* BOE’s Carney quoted as saying no case for QE at moment
* Yen up after Japan finmin remarks on corporate tax rate
* Fed taper uncertainty, budget cliff-hanger weigh on USD
By Anirban Nag
LONDON, Sept 27 (Reuters) - The dollar fell on Friday, trading near a 7-1/2 month low against the safe-haven Swiss franc, because of wrangling over the U.S. budget and a lack of clarity over when the Federal Reserve will begin to scale back stimulus.
The dollar also fell against the yen, after Japanese Finance Minister Taro Aso said he was not thinking of lowering the effective corporate tax rate right now. That surprised some investors who had positioned for a weaker yen on expectations of more fiscal stimulus to prop up the economy.
Sterling rose to $1.6133 against the dollar after Bank of England Governor Mark Carney was quoted as saying he saw no need for more bond-buying by the central bank given signs of recovery in the British economy.
All of which pushed the dollar index down 0.1 percent to 80.433, not far from a recent seven-month low of 80.060 struck after the U.S. Federal Reserve decided last week to maintain its bond buying programme at $85-billion a month.
“There have been local issues like Japan not going for a corporate tax and sterling rising on Carney’s comments which are all driving the dollar lower. The fiscal impasse is also an element which is playing on the dollar,” said Daragh Maher, strategist at HSBC.
The dollar was down 0.1 percent against the Swiss franc at 0.9093 francs not far from a trough of 0.90775 struck on Wednesday, its lowest since early February. The euro also fell to a three-month low against the franc but was flat on the day against the dollar at $1.3495 with most awaiting European Central Bank Mario Draghi’s speech later. I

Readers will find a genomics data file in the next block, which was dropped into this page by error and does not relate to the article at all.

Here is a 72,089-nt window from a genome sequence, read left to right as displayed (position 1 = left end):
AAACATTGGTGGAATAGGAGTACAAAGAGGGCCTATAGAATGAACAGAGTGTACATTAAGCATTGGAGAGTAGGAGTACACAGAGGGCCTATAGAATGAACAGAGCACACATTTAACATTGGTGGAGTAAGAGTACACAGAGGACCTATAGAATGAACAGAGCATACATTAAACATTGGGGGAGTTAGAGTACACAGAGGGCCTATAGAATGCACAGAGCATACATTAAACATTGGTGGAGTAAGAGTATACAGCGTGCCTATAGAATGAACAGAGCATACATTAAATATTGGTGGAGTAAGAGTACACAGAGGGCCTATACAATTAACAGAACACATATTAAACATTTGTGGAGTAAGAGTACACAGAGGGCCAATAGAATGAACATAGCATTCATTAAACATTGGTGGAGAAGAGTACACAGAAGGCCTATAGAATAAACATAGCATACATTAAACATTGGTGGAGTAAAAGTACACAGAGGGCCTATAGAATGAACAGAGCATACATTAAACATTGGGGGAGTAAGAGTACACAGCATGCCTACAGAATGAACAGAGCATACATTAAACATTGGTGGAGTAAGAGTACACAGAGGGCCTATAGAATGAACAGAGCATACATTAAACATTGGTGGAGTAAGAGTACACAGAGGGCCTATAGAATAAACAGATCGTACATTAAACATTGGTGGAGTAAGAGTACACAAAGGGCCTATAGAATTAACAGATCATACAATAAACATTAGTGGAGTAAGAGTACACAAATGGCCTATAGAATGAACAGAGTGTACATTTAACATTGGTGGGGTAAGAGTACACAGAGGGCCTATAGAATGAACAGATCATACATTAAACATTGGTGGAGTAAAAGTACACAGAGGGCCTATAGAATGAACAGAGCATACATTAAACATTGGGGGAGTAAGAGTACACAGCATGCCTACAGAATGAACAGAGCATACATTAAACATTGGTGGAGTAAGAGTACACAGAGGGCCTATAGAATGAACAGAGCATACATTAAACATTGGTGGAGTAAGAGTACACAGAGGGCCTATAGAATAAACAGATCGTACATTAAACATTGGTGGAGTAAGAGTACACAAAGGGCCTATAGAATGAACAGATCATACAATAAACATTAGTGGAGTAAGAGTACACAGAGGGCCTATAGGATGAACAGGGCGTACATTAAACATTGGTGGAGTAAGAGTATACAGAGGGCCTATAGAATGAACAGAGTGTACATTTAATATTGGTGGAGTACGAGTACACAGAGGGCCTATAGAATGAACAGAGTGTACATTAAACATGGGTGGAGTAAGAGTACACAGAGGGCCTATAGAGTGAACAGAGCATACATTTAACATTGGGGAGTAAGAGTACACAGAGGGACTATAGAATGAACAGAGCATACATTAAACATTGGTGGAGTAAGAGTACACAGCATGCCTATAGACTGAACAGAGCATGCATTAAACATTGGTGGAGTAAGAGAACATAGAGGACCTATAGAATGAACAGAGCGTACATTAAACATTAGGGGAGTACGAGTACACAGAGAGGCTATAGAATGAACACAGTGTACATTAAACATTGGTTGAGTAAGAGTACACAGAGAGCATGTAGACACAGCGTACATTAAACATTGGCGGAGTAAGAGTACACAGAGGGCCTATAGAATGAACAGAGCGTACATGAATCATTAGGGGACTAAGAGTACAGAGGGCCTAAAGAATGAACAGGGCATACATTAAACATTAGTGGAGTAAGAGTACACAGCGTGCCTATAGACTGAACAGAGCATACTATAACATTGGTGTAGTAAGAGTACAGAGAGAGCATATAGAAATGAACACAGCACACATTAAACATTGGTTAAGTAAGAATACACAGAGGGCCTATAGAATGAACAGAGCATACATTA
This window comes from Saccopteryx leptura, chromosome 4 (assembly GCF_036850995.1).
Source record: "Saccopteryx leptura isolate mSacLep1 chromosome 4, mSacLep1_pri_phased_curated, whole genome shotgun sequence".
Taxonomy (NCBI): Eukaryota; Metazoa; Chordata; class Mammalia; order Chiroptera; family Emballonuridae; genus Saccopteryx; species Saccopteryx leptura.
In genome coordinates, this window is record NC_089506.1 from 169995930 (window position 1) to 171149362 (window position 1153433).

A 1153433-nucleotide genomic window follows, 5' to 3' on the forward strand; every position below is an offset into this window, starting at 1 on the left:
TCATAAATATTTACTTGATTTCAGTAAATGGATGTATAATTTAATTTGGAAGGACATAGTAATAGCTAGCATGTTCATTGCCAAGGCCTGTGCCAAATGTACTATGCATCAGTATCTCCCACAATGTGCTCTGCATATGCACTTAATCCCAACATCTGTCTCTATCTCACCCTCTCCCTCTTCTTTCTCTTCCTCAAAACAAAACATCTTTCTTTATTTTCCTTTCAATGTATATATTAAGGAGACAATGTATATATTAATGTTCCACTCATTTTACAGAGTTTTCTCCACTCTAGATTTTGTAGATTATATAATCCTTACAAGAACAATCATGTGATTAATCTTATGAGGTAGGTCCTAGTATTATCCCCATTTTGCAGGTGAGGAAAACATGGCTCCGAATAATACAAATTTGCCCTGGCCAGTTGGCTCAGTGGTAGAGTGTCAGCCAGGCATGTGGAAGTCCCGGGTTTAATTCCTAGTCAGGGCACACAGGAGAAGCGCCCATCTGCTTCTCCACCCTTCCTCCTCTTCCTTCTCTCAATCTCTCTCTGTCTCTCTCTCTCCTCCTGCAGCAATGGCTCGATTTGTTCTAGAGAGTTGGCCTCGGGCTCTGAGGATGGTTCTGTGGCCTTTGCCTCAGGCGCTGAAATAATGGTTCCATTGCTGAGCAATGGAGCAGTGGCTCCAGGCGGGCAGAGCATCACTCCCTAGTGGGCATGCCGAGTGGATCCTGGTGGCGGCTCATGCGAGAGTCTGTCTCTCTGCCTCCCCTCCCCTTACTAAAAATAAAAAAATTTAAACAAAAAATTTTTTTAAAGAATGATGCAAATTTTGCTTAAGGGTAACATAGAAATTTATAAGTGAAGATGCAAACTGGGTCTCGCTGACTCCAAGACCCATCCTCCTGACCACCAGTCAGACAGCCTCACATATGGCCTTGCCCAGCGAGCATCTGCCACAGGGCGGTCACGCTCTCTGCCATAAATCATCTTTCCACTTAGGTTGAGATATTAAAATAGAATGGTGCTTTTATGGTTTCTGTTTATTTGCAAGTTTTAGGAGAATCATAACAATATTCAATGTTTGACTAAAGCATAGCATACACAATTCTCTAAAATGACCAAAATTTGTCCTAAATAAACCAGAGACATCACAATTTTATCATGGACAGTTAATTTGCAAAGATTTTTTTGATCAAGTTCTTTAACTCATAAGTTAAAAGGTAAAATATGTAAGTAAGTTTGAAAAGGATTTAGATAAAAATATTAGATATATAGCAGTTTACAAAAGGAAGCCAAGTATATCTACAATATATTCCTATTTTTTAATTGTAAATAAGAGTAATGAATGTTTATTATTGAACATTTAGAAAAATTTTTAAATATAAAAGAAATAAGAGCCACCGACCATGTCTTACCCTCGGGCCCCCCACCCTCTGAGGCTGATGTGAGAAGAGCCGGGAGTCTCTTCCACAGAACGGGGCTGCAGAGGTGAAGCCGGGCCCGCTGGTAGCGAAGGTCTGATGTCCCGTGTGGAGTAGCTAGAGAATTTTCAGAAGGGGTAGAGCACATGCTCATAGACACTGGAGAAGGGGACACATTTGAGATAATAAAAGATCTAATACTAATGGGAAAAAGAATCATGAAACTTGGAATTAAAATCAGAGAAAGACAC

Maher said the dollar would take direction from U.S. data and if numbers showed a recovery, the greenback could gain once the political battle in Washington over fiscal issues was over.
U.S. House of Representatives Republicans on Thursday refused to give in to President Barack Obama’s demand for straightforward bills to run the government beyond Sept. 30 and to increase borrowing authority to avoid a default.
Beyond the budget impasse, investors are focused on Fed meetings in October and December, with some expecting the central bank to hold fire until early 2014 to make sure the U.S. recovery is firmly entrenched.
Against the yen, the dollar fell 0.4 percent to 98.65 yen . The yen edged higher after Aso’s comments.
His comments came after a Kyodo news agency report on Thursday that the Japanese government planned to say it would “urgently consider” cutting the corporate tax rate when it compiled a stimulus package next week.
The issue of whether Japan will lower the effective corporate tax rate has been weighing down the yen, which has slid this year on the back of Japanese Prime Minister Shinzo Abe’s push to reflate the economy through steps such as aggressive monetary stimulus and pro-growth structural reforms.
“The government will likely implement some form of fiscal stimulus but clearly it won’t include a corporate tax rate cut immediately,” said Derek Halpenny, European head of global market research at Bank of Tokyo Mitsubishi.